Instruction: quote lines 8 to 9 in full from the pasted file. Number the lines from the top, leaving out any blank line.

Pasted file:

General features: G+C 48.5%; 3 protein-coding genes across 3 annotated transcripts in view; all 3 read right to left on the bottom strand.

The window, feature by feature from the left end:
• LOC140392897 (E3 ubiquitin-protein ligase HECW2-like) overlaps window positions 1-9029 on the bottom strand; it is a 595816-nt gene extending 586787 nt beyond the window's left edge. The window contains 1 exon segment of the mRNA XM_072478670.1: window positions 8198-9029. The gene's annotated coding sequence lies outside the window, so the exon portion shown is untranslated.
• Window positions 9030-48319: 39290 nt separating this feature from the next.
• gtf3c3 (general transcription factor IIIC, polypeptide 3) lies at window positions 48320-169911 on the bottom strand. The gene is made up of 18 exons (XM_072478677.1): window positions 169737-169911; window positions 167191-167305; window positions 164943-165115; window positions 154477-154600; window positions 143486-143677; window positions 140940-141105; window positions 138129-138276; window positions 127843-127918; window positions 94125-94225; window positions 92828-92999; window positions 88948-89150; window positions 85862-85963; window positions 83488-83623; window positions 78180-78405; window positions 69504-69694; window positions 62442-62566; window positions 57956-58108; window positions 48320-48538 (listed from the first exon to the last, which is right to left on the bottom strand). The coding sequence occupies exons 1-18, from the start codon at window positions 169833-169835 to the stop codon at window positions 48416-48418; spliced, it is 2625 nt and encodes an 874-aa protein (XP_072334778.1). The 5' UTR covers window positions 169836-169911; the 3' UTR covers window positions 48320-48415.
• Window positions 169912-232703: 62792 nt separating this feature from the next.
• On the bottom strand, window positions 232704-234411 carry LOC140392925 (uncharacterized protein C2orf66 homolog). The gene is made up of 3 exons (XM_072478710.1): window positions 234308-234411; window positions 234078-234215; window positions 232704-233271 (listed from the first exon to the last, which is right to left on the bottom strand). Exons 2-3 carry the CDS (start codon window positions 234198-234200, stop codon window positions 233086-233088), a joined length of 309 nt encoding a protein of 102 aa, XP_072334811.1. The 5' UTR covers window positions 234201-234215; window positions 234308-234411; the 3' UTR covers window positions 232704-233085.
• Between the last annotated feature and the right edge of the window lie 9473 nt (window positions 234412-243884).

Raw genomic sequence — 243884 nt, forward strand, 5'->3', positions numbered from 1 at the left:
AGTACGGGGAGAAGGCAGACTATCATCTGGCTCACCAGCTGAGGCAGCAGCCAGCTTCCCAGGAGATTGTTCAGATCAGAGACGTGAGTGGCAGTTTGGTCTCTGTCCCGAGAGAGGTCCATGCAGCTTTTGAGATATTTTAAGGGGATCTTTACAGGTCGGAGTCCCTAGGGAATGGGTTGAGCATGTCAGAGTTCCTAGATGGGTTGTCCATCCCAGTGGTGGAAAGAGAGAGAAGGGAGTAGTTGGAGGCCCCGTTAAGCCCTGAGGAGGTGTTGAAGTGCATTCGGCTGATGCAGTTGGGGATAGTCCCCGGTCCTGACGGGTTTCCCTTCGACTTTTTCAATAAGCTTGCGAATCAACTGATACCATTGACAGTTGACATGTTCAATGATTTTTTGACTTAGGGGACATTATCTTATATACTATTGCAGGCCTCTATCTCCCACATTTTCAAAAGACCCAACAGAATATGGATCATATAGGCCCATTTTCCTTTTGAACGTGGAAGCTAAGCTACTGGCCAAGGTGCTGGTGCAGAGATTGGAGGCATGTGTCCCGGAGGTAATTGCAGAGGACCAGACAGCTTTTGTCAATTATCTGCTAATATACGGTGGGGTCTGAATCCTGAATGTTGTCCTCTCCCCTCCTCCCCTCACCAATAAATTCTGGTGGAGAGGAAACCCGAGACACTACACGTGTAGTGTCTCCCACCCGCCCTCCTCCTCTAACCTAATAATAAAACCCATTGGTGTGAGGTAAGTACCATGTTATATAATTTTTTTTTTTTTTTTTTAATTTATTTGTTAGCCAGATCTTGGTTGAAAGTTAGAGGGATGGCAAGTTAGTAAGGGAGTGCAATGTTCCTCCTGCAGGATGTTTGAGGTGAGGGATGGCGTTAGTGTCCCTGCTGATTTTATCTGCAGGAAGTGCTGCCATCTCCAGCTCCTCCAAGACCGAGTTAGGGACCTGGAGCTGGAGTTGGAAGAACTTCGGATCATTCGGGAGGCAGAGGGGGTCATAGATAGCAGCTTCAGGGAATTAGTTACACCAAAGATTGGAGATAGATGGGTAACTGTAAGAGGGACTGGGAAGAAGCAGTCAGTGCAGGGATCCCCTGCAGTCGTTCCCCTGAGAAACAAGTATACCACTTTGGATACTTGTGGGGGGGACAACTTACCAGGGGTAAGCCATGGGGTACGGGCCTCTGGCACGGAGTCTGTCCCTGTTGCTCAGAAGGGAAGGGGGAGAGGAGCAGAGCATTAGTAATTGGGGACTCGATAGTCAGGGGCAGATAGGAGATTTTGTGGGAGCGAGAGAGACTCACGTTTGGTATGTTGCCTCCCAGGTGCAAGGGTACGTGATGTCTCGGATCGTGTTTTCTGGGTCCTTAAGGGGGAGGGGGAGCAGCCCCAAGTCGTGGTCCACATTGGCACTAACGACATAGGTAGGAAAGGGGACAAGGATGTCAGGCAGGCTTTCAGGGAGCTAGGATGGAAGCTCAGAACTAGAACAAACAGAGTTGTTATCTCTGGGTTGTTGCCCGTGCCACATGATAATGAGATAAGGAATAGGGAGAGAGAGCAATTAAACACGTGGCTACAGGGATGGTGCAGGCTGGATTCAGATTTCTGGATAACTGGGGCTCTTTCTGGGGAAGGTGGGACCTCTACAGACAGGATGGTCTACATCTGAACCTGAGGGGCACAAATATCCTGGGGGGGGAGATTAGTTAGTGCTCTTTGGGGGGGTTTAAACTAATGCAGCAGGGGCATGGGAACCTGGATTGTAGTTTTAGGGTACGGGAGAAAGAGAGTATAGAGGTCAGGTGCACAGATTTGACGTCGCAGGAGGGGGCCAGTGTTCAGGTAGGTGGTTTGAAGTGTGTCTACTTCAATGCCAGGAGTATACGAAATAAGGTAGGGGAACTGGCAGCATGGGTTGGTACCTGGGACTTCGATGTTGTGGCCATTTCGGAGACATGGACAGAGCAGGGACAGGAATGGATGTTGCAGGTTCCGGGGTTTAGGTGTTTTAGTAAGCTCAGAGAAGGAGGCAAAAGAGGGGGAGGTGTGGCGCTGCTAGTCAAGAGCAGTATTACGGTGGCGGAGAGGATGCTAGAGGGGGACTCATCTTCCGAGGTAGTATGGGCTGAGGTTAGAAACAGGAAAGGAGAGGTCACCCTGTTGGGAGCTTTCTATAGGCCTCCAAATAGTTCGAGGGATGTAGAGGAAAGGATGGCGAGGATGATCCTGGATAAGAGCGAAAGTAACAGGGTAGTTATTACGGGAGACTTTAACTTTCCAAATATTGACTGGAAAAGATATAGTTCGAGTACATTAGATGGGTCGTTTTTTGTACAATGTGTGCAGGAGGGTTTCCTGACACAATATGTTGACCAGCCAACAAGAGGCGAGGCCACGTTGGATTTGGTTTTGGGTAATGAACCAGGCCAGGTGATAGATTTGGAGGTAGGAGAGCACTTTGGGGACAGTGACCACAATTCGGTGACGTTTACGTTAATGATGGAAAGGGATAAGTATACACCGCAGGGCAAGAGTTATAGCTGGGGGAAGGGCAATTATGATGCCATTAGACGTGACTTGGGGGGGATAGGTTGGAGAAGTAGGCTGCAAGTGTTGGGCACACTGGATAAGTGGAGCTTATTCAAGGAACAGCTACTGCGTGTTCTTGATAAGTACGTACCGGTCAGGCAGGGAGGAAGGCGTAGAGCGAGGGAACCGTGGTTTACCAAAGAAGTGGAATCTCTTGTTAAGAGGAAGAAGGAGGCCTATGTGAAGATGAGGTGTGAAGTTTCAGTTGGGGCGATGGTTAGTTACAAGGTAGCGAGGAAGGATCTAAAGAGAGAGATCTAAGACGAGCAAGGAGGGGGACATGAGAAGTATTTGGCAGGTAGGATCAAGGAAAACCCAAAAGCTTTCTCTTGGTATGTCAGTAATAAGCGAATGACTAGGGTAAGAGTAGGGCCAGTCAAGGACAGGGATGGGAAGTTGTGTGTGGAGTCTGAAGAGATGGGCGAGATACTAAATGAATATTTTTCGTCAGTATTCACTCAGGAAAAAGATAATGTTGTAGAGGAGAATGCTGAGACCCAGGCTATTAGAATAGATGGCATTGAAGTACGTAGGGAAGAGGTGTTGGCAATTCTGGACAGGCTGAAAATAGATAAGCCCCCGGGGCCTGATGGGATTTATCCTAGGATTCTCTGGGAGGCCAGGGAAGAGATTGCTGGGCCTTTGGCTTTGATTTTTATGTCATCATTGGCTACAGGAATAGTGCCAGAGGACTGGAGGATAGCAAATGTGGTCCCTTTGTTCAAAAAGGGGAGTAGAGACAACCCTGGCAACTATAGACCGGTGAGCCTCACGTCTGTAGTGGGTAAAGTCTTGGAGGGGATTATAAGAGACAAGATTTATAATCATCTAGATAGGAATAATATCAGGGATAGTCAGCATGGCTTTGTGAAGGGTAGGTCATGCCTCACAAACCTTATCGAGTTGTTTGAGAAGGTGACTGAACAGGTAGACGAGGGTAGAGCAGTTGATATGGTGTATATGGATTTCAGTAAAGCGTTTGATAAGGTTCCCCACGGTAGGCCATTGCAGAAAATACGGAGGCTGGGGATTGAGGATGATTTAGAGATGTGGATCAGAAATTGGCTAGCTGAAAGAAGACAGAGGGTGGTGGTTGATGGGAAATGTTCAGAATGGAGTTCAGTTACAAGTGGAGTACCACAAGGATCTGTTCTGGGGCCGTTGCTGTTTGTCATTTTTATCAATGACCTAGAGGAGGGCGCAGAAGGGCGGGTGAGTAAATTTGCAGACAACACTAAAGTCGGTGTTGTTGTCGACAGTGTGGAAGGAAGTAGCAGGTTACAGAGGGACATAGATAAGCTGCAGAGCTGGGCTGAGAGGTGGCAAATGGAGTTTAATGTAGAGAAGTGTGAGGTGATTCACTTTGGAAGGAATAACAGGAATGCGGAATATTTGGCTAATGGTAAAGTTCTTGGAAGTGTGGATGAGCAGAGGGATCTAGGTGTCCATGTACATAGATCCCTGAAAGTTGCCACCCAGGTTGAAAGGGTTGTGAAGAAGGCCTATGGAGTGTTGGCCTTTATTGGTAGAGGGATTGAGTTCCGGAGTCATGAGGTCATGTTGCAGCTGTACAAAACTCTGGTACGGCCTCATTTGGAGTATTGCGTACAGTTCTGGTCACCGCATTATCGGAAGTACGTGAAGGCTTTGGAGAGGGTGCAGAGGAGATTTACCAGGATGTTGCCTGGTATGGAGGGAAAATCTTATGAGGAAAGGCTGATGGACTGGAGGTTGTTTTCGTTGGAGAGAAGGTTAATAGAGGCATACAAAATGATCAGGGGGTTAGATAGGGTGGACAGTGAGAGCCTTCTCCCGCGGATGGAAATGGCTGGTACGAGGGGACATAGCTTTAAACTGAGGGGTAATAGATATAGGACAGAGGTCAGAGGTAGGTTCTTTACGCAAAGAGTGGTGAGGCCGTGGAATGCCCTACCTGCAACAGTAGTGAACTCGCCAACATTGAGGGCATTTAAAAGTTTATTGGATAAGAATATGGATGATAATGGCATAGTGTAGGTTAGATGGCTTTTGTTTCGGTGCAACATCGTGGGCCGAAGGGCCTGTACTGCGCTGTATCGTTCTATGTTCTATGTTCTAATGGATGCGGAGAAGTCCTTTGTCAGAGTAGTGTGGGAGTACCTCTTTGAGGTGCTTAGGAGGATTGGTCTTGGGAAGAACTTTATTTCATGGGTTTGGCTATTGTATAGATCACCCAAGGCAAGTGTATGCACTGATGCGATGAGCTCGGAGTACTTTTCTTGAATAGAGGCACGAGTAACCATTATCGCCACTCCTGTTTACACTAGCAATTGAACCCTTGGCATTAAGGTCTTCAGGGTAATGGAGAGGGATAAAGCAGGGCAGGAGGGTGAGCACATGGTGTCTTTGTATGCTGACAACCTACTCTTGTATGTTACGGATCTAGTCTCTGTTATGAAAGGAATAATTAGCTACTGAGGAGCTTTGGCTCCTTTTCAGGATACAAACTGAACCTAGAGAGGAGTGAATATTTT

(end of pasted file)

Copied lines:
• Between the last annotated feature and the right edge of the window lie 9473 nt (window positions 234412-243884).

Raw genomic sequence — 243884 nt, forward strand, 5'->3', positions numbered from 1 at the left: